Observational studies demonstrated that preoperative corneal astigmatism was the most significant predictor in multivariate regression analysis, although the power of corneal astigmatism was not considered [3,4,5]. In addition, Leffler et al. reported that refractive astigmatism after cataract surgery and preoperative corneal astigmatism were correlated (R2 values: 0.51 and 0.05 for J0 and J45, respectively) [4]. Similar results have been addressed elsewhere [3, 5]. In contrast, the present study demonstrated that postoperative refractive and preoperative corneal and refractive astigmatism had a better correlation (R2 values: 0.96 and 0.72 for J0 and J45, respectively). This was probably due to the smaller incision width and/or the evaluation of the total cornea using swept-source anterior-segment OCT in our study. The regression equations obtained in this study allows the refractive astigmatism after cataract surgery to be estimated. Toric IOL power could subsequently be derived by transformation from the refractive to the IOL plane. These findings should be applicable to left eyes, although only right eyes were analyzed in this study. The reason for this is that refractive astigmatism [10,11,12], corneal curvature [13,14,15,16], and pupil center [17] demonstrate mirror interocular symmetry about the mid-sagittal plane. Further, the multivariate models improved the RMS error using only corneal astigmatism. Accordingly, we believe that it is appropriate to use the regression model for evaluation prior to cataract surgery using toric IOL implantation.

A potential limitation of the present study is the small number of cases. However, there is no statistical problem as multivariate linear regression equations in this study have one or two independent variables [18]. On the other hand, a larger number of cases would be needed to improve the accuracy of the regression model.

Conclusions

This study showed that corneal astigmatism is the strongest correlate of postoperative refractive astigmatism in eyes with an indication of toric IOL implantation, but that refractive astigmatism can be predicted by the regression equation more accurately than by preoperative corneal astigmatism alone. However, the oblique astigmatism was not yet fully predicted. These findings added new insights to the prediction of postoperative astigmatism before toric IOL implantation, but further studies are needed to provide better predictions, especially in terms of oblique astigmatism.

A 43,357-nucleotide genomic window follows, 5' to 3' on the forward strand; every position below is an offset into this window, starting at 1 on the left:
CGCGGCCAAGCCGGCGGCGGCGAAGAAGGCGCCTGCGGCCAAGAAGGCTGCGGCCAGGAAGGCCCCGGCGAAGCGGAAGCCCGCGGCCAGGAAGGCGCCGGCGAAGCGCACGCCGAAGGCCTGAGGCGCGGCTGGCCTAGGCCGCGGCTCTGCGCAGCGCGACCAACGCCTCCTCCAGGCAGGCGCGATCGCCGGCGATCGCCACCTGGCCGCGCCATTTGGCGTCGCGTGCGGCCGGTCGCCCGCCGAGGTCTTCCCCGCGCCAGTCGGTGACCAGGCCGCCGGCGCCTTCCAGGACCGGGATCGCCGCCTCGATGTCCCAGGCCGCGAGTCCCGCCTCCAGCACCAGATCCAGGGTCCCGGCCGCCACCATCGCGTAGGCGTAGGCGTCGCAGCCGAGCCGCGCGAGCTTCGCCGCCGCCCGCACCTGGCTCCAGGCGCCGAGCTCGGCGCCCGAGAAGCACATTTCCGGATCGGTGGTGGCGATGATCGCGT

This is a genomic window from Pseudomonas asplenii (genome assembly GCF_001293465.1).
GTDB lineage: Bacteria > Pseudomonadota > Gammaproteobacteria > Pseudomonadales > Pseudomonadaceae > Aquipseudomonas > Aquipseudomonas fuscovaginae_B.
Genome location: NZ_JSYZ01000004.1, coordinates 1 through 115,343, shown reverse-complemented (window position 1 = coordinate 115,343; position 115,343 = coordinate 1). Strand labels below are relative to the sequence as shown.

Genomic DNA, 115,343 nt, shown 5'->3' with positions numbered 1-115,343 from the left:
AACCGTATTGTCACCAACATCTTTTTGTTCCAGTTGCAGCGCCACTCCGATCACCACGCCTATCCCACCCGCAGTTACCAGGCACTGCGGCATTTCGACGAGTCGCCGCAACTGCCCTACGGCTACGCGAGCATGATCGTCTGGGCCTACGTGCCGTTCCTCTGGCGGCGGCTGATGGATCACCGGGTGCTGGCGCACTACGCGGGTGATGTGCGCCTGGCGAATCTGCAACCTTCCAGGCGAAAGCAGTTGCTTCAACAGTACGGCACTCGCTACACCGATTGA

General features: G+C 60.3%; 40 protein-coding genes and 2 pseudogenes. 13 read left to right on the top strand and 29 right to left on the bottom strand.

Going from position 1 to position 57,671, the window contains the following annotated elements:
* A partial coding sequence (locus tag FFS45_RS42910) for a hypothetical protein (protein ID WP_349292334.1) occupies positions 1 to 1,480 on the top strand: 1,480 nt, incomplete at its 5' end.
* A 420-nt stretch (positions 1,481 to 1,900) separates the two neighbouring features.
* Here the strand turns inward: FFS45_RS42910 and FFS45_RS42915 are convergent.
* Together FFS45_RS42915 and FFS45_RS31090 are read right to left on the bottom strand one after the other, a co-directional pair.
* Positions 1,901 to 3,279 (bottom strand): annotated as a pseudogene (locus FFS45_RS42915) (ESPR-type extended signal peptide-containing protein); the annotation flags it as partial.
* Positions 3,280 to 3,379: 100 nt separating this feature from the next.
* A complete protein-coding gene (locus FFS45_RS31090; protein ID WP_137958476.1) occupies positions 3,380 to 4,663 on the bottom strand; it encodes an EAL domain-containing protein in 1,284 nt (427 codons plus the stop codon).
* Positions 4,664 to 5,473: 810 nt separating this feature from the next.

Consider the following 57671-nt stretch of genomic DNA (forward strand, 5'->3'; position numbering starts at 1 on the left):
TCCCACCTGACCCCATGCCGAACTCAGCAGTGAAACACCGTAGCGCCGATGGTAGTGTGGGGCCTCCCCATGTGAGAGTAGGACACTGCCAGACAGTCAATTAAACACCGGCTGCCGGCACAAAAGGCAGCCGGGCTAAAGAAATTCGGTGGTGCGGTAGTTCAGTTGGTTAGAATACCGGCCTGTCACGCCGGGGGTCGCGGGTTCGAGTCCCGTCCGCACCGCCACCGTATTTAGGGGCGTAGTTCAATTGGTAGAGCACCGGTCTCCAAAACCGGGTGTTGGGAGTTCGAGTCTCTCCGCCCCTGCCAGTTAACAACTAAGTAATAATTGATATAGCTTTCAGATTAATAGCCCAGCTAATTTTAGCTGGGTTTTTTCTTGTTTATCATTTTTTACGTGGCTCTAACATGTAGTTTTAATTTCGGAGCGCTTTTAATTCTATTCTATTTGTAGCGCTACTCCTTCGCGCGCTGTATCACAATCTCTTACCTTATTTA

Availability of data and materials

The datasets used and analyzed for the present study can be obtained from the corresponding author on reasonable request.

Abbreviations

IOL:

Intraocular lens

D:

Diopters

SE:

Spherical equivalent

CDVA:

Corrected distance visual acuity

IOP:

Intraocular pressure

HOAs:

Higher order aberrations

logMAR:

Logarithm of minimal angle of resolution

OCT:

Optical coherence tomography

J0:

Vertical/horizontal astigmatism component

J45:

Oblique astigmatism component

RMS:

Root mean square

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Acknowledgements

I would like to thank Daisaku Kashimoto for his contribution to this paper.

Funding

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Authors

Contributions

AK: study conception, study design, data acquisition, data analysis/interpretation of data, and drafting and revising of work. The author read and approved the final manuscript.

Corresponding author

Correspondence to Atsushi Kawahara.

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Ethics approval and consent to participate

This study was approved by the Tokushukai Group Ethics Committee. Tenets of declaration of Helsinki were followed, and written informed consent was obtained from all subjects.

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The author declares no competing interests regarding the publication of this paper.

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Kawahara, A. Prediction of postoperative refractive astigmatism before toric intraocular lens implantation. BMC Ophthalmol 21, 202 (2021). https://doi.org/10.1186/s12886-021-01959-7

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Keywords

  • Astigmatism
  • Refractive astigmatism
  • Corneal astigmatism
  • Toric intraocular lens
  • Cataract surgery